This is a hard, but necessary text. Nothing easy comes after conversion. There are two important truths about our faith I hope all of you embrace. The first is, God is faithful. Our God does not quit and our God persists in doing justice and righteousness through thick and thin. There are times I have doubted this. There are times I have wondered if God had gotten lost. But as I have reviewed history from a theological context, I have witnessed remarkable examples of healing and reconciliation in a world bent on self-destruction. If in 1970 you had told me in my life time Viet Nam would be a treasured vacation spot, a Black man would become president, and women and gay men would be running for the presidency I would have thought you were crazy. But looking back with theological eyes I have to admit God’s ways are mysterious and God’s ways are beyond my understanding but when it comes to justice and righteousness, God is faithful.
And that leads to a second truth concerning our faith. In terms of justice and righteousness, God expects us to be faithful. Our Bible study group just finished the book of Judges this week. That experiment in faithlessness can be summed up in one sentence, “Israel did what was evil in the sight of the Lord.”
It is so easy to imagine that all we have to do is believe in Jesus and everything will be alright. If that were true then no one would be bugging me with the ridiculous question, “Why do bad things happen to good people?” If no one has taken the time to inform you, bad things happen to all people. The real question becomes how people of faith respond to misfortune, particularly the misfortune of others. This is the radical question asked by a God who insists we are our brother’s and sister’s keeper and our linage has nothing to do with bloodlines. Faithfulness eliminates boundaries. If a family needs wood we don’t ask if they belong to a church. If a child needs food, we don’t ask her to come to this church to receive it. If a prayer request is made, we don’t ask if the recipient is Christian. We deliver wood. We fill backpacks. We increase our prayer list. We have discovered faithfulness is easy when the request is close to home.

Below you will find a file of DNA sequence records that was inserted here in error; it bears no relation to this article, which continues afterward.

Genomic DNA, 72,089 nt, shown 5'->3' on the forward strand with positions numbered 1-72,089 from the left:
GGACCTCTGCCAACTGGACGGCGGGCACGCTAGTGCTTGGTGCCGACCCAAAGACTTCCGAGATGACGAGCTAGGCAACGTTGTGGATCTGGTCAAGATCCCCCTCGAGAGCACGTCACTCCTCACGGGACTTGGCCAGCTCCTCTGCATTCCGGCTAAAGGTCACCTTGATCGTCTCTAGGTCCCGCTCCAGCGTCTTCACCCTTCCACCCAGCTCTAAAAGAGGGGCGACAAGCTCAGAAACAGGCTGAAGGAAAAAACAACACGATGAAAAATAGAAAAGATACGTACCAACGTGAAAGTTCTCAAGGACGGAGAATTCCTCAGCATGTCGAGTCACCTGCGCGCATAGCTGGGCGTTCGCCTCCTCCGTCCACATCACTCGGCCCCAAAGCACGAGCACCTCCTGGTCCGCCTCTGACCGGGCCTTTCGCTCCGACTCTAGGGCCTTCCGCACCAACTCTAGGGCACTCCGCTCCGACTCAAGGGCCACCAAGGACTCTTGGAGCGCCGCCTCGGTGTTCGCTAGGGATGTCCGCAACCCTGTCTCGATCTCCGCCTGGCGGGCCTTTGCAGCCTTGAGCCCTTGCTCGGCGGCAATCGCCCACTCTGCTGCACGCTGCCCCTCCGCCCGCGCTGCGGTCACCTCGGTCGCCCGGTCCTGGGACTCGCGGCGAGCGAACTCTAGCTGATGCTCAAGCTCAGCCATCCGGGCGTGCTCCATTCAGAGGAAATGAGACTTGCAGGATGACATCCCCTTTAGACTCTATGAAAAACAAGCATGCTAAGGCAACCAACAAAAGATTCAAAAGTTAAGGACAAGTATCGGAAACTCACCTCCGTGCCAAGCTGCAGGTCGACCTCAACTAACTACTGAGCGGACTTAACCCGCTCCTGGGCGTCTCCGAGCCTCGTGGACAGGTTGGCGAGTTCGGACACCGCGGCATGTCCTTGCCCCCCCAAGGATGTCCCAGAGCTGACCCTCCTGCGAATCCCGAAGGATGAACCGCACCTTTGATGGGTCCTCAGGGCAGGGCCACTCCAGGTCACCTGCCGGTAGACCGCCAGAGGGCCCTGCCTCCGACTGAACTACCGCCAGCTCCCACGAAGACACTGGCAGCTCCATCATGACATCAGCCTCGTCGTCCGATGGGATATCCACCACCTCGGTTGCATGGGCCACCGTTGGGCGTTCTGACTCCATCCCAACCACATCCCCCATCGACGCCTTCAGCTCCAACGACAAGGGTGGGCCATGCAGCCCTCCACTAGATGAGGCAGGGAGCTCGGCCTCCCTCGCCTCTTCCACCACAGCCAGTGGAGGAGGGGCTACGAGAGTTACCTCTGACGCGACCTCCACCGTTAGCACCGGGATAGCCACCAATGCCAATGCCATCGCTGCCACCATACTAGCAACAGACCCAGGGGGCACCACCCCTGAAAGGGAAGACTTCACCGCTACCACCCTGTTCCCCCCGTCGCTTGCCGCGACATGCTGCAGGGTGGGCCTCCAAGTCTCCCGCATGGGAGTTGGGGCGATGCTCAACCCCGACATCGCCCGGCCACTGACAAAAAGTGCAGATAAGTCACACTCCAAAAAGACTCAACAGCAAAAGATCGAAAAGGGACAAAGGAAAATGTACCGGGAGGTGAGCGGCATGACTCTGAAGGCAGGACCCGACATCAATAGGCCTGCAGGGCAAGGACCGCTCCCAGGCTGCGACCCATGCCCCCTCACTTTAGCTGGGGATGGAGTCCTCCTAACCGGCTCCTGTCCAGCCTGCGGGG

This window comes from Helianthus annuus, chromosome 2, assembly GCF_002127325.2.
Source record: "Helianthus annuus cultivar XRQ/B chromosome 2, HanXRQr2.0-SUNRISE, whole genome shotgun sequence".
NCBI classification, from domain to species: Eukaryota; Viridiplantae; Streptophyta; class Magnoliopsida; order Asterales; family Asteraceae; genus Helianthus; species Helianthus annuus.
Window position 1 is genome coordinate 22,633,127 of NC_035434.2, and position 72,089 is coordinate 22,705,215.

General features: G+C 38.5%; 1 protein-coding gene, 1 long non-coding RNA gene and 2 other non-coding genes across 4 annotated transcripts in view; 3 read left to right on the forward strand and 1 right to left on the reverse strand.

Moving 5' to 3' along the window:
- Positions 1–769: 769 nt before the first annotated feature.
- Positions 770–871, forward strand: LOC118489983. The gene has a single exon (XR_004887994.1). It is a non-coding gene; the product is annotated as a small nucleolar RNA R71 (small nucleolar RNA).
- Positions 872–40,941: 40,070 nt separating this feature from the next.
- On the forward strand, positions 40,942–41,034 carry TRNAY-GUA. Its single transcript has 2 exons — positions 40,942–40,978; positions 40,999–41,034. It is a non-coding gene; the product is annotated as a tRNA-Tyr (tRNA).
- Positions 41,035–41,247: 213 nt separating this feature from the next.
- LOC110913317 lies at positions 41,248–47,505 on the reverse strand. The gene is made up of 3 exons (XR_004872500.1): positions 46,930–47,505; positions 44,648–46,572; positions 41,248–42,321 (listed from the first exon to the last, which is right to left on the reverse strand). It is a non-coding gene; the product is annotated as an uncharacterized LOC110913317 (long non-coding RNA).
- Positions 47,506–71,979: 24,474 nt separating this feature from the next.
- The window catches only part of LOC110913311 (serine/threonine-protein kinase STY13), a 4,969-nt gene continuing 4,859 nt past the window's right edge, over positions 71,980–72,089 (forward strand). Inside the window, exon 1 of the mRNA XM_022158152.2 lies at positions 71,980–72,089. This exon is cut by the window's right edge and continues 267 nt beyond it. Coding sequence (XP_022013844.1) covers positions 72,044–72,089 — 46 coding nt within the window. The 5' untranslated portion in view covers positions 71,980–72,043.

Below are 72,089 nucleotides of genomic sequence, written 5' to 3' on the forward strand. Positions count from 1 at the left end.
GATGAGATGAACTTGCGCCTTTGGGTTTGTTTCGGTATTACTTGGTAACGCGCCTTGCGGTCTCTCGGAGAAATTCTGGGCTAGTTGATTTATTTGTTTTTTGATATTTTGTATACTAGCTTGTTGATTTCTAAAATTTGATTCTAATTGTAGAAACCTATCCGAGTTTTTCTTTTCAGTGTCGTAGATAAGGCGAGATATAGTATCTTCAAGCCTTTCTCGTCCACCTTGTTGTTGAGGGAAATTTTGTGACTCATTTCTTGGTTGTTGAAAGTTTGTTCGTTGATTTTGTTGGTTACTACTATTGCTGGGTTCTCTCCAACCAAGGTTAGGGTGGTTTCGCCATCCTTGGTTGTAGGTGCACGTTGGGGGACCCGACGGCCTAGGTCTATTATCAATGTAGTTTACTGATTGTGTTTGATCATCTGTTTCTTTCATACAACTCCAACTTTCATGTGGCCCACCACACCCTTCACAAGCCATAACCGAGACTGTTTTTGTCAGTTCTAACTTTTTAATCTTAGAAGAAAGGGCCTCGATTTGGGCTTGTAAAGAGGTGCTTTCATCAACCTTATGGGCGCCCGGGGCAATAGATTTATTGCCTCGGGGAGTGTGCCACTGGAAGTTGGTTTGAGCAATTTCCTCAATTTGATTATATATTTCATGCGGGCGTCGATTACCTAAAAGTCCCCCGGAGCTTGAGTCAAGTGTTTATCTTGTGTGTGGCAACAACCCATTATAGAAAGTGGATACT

So what happens when we see the picture of a father and child lying face down in the Rio Grande just inches from our border? Now faithfulness becomes hard. Elijah said to Elisha, “I don’t want you to witness what I have seen. I don’t want you to have to stand in the midst of human misery and realize our God expects a response. God’s expectations are too hard. Go home.”
Jesus sees a possible disciple coming his way and Jesus knows that disciple cannot endure the road ahead. Jesus wasn’t headed to a revival. He was headed toward an encounter with death. It was not going to be accidental. It was not be an unfortunate encounter with a mysterious disease. It would be the premeditated elimination of a voice crying out for mercy for those enslaved by deceit, greed, and power. Jesus knew this particular disciple would never be ready to follow him. So Jesus told him to go home.
Most days it is easy to be a disciple of the Lord. It seldom conflicts with our social contacts, our lifestyle, our political leanings, or our love of our nation. But then we see a picture. We are horrified. We cry out, “How can this happen?” And then we turn the page or switch the channel when life becomes too horrific. We depend on our family, or our neighbors, or even our political affiliations to tell us what to think. But how often do halt our lives and prayerfully ask, “Jesus, what would have me do?” (STOP)
I give thanks that God is faithful. Too often I am not.